Afghan vote 'significant step' for democracy: White House

An Afghan resident wanting to vote poses for a photograph with his identity card as he waits for voting to start at a polling centre in Kabul on June 14, 2014. The White House welcomed Afghanistan’s presidential run-off election on Saturday as
An Afghan resident wanting to vote poses for a photograph with his identity card as he waits for voting to start at a polling centre in Kabul on June 14, 2014. The White House welcomed Afghanistan’s presidential run-off election on Saturday as a “significant step” for the country’s democracy, but emphasised the need for electoral commissions to legitimise the vote. -- PHOTO: AFP

WASHINGTON (AFP) - The White House welcomed Afghanistan’s presidential run-off election on Saturday as a “significant step” for the country’s democracy, but emphasised the need for electoral commissions to legitimise the vote.

“The work of the electoral commissions in the weeks ahead will be particularly important,” the White House said in a statement, commending “the voters, electoral bodies and security forces for their commitment to the democratic process.”

On Saturday, millions of Afghans cast their votes despite Taleban threats to decide whether former foreign minister Abdullah Abdullah or ex-World Bank economist Ashraf Ghani will lead the country into a new era of declining international military and civilian assistance.

“These elections are a significant step forward on Afghanistan’s democratic path, and the courage and resolve of the Afghan people to make their voices heard is a testament to the importance of these elections to securing Afghanistan’s future,” the White House said.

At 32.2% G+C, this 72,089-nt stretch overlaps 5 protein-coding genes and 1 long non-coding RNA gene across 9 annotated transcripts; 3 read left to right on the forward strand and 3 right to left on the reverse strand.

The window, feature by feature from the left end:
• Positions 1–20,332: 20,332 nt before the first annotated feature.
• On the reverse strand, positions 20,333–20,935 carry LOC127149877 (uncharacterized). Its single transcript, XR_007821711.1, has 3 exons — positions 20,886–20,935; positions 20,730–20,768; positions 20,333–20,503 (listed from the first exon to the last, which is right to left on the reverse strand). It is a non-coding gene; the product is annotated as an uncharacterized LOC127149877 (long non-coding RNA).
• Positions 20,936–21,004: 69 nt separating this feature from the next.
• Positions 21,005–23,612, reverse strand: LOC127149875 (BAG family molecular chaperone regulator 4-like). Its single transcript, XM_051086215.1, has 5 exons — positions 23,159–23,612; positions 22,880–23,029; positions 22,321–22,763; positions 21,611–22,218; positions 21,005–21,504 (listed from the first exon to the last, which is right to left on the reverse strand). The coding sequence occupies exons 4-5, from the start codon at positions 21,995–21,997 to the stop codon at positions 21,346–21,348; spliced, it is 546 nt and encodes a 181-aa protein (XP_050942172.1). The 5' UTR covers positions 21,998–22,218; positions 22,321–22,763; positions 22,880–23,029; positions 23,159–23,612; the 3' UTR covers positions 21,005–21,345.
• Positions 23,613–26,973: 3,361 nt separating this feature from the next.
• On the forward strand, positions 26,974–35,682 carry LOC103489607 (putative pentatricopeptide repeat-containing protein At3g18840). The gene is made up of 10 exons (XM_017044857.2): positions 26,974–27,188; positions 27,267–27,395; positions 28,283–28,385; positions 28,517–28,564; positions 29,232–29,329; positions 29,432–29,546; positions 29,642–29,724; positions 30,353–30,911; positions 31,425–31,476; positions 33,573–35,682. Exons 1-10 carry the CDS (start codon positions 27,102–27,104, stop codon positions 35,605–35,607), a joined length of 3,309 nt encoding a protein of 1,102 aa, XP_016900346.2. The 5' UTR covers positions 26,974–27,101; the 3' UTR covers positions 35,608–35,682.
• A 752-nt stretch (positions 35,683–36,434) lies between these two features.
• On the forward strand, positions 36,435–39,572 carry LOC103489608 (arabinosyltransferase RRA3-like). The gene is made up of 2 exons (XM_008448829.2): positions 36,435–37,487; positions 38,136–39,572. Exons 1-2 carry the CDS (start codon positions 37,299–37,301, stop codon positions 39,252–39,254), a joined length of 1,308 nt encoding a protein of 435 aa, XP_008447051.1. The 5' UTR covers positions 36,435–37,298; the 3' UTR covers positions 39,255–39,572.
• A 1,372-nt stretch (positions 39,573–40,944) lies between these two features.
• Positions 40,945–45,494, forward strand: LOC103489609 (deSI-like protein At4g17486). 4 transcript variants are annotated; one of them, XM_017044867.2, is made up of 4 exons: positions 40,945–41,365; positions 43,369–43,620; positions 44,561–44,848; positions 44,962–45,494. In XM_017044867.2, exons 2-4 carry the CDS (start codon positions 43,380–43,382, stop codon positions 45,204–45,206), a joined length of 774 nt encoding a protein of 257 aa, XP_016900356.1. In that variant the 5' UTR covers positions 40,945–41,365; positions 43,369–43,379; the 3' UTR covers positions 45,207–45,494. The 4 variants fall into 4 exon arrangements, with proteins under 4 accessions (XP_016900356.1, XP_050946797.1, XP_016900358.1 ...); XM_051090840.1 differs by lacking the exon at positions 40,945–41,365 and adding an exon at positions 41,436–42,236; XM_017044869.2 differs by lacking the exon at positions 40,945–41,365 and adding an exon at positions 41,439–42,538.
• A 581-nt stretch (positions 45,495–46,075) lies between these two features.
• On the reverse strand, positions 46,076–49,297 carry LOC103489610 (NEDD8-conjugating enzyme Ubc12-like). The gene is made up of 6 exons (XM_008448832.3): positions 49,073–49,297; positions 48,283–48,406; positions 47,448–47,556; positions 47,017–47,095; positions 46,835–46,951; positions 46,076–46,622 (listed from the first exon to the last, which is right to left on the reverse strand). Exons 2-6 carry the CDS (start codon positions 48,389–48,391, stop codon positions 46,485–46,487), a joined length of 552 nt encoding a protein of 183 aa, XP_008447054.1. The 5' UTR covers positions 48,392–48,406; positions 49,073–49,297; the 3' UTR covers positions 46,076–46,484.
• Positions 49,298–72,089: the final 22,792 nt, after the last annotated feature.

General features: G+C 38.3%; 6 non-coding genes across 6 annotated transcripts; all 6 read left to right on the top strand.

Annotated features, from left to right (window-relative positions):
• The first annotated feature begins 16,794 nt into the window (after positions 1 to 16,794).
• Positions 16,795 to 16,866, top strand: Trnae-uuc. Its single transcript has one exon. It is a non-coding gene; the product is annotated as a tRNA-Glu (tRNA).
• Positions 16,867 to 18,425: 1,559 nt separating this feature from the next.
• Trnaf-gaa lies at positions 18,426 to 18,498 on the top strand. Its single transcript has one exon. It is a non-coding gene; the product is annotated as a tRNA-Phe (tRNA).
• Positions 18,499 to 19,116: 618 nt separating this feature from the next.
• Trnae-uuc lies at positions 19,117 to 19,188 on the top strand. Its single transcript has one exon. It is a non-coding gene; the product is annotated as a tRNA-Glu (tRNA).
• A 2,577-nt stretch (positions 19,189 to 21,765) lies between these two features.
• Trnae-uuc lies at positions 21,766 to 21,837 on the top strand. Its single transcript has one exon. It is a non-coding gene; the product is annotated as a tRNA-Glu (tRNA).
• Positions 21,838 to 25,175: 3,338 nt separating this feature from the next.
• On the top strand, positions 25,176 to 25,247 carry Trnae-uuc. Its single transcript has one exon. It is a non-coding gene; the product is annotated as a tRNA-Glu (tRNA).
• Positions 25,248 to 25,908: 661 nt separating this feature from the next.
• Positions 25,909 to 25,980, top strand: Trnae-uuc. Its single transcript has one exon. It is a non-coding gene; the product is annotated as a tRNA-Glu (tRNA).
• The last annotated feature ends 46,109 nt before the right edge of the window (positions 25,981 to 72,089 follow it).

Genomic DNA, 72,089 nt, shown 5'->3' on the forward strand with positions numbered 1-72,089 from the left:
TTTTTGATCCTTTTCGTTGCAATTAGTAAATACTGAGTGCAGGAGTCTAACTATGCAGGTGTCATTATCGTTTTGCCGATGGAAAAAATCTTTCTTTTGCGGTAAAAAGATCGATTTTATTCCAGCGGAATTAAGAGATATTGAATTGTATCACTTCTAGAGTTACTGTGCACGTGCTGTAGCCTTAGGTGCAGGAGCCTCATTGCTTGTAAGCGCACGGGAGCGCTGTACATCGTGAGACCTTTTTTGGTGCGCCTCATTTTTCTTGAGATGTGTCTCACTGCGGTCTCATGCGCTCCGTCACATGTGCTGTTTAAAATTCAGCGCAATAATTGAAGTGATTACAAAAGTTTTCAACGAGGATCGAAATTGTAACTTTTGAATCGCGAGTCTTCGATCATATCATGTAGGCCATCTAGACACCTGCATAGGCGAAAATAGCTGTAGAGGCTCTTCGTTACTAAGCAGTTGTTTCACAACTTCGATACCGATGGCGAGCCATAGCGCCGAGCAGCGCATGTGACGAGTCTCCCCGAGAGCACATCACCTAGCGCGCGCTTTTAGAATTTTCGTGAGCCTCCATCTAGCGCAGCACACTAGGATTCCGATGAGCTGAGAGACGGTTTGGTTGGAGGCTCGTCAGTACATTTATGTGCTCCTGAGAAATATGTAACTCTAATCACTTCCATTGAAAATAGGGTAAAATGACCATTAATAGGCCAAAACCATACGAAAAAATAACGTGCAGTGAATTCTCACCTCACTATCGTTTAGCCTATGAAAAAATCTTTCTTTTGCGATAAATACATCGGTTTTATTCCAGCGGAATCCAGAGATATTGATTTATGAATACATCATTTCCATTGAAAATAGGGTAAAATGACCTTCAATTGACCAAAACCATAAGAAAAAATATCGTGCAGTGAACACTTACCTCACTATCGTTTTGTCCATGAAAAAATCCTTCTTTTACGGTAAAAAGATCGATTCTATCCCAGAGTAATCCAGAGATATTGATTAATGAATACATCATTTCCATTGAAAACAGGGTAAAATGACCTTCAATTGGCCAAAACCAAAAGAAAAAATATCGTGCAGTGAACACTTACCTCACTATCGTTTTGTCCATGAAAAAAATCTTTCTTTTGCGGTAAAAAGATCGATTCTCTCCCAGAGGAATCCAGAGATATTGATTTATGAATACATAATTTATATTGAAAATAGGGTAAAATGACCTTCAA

Secretary of State John Kerry praised Afghans who “defied the threat of violence and went to the ballot box” because of their dedication to a “more inclusive, prosperous and stable future.”

General Lloyd Austin, head of the regional US military command Centcom, praised Afghan security forces “for the outstanding job they did securing polling stations and providing for the safe transit of the Afghan people.”

“The strong performance of the ANSF (Afghan National Security Forces), under what were very challenging circumstances, is further testament to their growing capability,” Gen Austin said, as Nato prepares to withdraw its troops later this year.

Mr Abdullah and Mr Ghani emerged as the leaders of an eight-man field in an April election, triggering the run-off as neither reached the 50 per cent threshold needed for outright victory.

However, fraud allegations are likely from both campaign teams, and a close count could lead to a contested result as the country undergoes its first democratic transfer of power.

Mr Kerry urged the process be kept “transparent and accountable” and called on the candidates and stakeholders to “work with the electoral commissions and respect their conclusions.”

President Hamid Karzai who has ruled Afghanistan since 2001 and was re-elected in a 2009 vote marred by ballot-box stuffing, is constitutionally barred from a third term in office.

Counting the ballot will take weeks. The preliminary result is due on July 2 and a final result on July 22.